Greenpeace Slams Apple for Poor Environmental Record

Dennis Faas's picture

You'd think a company named after a fruit would be particularly adept at marketing products that are safe for the environment. Not so in the case of Apple, who once again has been targeted by Greenpeace in the latter's tenth Guide to Greener Electronics.

According to a recent advertisement airing on American TV, Apple's new Macbooks (well-received by most technology critics) are "The world's greenest family of notebooks." This particular ad shirks many other features that make the Macbook so great, including its processing, memory, and graphics powers. It seems an indication that the Cupertino-based company is increasingly aware of a consumer base that demands green electronics. (Source:

However, it seems just because a company like Apple markets towards this crowd doesn't mean environmentalism has eeked its way into research and design.

In its recent Guide to Greener Electronics, Greenpeace lauds Apple for building notebooks free of rather toxic flame retardants (known as BFRs) and vinyl plastics that sit in landfills for eons. Apple's Macbooks also consume very little power, and Greenpeace has acknowledged that achievement.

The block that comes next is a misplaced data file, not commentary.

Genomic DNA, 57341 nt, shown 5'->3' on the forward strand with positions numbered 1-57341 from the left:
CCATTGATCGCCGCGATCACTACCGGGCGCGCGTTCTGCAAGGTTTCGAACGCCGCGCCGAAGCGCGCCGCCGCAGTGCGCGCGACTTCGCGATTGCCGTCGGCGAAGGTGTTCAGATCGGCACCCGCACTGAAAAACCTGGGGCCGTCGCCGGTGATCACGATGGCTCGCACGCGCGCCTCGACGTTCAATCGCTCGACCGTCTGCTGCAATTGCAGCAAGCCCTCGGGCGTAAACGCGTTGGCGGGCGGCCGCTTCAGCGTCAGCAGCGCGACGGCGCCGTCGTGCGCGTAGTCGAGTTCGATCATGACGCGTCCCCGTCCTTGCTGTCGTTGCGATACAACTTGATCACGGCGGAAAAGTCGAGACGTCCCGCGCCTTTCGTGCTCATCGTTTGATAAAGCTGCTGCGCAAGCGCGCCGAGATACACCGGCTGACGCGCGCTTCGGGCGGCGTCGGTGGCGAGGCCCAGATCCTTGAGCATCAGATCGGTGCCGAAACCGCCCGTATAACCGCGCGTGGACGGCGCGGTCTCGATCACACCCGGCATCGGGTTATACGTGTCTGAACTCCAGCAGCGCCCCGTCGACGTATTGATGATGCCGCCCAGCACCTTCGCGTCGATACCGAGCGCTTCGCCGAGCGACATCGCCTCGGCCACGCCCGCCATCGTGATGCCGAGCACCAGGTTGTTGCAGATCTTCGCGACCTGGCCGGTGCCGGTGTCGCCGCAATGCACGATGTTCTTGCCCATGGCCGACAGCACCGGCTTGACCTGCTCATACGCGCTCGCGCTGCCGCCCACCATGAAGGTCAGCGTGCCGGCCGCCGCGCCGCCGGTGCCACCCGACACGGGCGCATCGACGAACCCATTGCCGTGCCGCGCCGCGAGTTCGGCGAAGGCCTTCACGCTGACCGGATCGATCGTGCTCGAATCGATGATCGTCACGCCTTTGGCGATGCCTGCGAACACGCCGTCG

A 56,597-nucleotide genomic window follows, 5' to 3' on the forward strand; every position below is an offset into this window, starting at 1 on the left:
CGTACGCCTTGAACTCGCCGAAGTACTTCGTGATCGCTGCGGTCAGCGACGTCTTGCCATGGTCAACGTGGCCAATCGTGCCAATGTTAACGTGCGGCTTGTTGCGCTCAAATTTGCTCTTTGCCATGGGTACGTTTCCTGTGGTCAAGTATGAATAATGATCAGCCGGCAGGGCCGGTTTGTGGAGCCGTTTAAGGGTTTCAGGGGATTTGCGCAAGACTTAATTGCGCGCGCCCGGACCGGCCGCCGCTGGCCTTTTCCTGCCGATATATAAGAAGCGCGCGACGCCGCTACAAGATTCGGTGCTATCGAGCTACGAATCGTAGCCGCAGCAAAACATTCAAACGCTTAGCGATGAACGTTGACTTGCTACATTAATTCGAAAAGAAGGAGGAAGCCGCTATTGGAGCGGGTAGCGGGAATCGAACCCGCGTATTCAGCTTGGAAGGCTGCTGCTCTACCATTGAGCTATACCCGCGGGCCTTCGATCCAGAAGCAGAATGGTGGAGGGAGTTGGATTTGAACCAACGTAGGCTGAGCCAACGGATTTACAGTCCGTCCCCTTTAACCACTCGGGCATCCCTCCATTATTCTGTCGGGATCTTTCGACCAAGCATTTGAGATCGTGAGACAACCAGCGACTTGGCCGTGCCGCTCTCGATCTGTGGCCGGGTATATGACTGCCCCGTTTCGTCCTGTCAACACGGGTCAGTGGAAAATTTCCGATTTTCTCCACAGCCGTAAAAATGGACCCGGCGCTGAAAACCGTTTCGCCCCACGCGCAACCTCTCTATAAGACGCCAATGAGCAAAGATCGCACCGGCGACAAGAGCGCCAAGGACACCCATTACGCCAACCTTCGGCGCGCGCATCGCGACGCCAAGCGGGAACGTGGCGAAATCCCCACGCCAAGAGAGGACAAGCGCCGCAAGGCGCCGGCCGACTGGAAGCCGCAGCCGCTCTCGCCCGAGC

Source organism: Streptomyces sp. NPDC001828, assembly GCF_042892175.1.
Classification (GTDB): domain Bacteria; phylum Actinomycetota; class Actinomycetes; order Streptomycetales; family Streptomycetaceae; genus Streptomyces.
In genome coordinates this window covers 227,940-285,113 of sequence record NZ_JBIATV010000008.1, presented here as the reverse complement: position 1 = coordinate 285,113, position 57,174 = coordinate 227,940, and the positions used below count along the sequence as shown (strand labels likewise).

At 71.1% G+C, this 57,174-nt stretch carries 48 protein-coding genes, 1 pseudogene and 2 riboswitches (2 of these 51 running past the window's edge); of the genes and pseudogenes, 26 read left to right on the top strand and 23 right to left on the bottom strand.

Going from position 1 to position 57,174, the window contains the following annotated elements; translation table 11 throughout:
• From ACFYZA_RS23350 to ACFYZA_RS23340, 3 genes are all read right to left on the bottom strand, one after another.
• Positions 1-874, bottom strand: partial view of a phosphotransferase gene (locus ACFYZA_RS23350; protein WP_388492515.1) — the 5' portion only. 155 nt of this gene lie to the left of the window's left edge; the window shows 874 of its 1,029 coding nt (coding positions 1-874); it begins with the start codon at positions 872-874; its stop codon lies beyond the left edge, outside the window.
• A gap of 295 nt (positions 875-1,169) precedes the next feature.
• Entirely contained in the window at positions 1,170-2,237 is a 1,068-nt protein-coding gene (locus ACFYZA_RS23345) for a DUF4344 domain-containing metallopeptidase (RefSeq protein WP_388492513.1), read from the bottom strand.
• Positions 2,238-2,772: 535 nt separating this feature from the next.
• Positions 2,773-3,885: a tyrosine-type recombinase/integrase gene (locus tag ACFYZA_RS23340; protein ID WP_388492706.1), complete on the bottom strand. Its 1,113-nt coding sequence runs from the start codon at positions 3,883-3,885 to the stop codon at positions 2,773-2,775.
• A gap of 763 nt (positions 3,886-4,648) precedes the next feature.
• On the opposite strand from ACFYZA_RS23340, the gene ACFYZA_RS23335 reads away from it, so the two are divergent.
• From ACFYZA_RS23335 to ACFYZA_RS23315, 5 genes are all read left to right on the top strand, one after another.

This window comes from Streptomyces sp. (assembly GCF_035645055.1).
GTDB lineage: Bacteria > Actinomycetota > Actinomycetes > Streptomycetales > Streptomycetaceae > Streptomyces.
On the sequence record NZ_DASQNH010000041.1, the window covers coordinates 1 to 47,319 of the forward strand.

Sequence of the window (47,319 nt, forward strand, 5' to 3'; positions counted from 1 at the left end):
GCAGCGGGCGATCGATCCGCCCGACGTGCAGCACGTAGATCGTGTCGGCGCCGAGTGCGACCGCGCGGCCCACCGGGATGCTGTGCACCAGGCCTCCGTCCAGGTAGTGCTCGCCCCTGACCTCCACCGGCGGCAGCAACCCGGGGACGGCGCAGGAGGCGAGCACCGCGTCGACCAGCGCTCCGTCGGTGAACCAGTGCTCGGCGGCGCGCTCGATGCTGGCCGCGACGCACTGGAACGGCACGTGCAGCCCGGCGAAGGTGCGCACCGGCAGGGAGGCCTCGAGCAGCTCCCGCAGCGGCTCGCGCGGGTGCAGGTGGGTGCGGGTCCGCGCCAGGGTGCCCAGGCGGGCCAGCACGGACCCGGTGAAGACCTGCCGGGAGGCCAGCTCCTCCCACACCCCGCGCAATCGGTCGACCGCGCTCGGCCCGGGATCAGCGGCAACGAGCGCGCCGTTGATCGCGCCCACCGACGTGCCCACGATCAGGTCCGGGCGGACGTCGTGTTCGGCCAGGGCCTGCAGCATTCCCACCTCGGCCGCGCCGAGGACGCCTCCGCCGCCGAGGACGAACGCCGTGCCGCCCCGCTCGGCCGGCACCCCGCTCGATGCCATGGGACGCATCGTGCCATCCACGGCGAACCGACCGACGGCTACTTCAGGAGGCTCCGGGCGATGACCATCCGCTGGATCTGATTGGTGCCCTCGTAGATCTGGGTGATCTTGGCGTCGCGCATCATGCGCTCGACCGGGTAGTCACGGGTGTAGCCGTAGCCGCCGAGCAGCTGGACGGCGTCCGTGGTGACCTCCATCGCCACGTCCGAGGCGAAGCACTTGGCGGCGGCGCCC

However, Greenpeace is less than enthused with Apple's overall green performance. In their report, environmentalists argue that Apple "needs to commit to phasing out additional substances with timelines, improve its policy on chemicals and its reporting on chemicals management." Despite attempts to make a more efficient laptop and use materials that are less damaging to the environment, Apple, according to Greenpeace, still fails to provide apt waste management or fully report on the environmental impact their products might have. As a result, Apple scored merely a 4.3 out of 10 under Greenpeace's rankings, putting it well behind industry competitors Dell, Hewlett-Packard, and Acer who exhibited stronger environmental policies. (Source:

For its part, Apple has refused to acknowledge the Greenpeace report. A spokesperson merely pointed out the company's "Apple and the Environment" section of its web site, which includes environmental performance reviews of its products.

In the end, Apple has improved the "greenness" of its notebook computers, but so too have competitors. The fact that the company was hesitant to work closely with Greenpeace has also raised some serious doubts about Apple's commitment to producing environmentally-sound digital media devices.

Finally, it's another example that the company might need to think carefully before making such boastful claims in its advertisements. The Greenpeace report highlights problems with a TV ad only days after British television authorities ordered the removal of a spot proclaiming the "really fast" speed of its iPhone.

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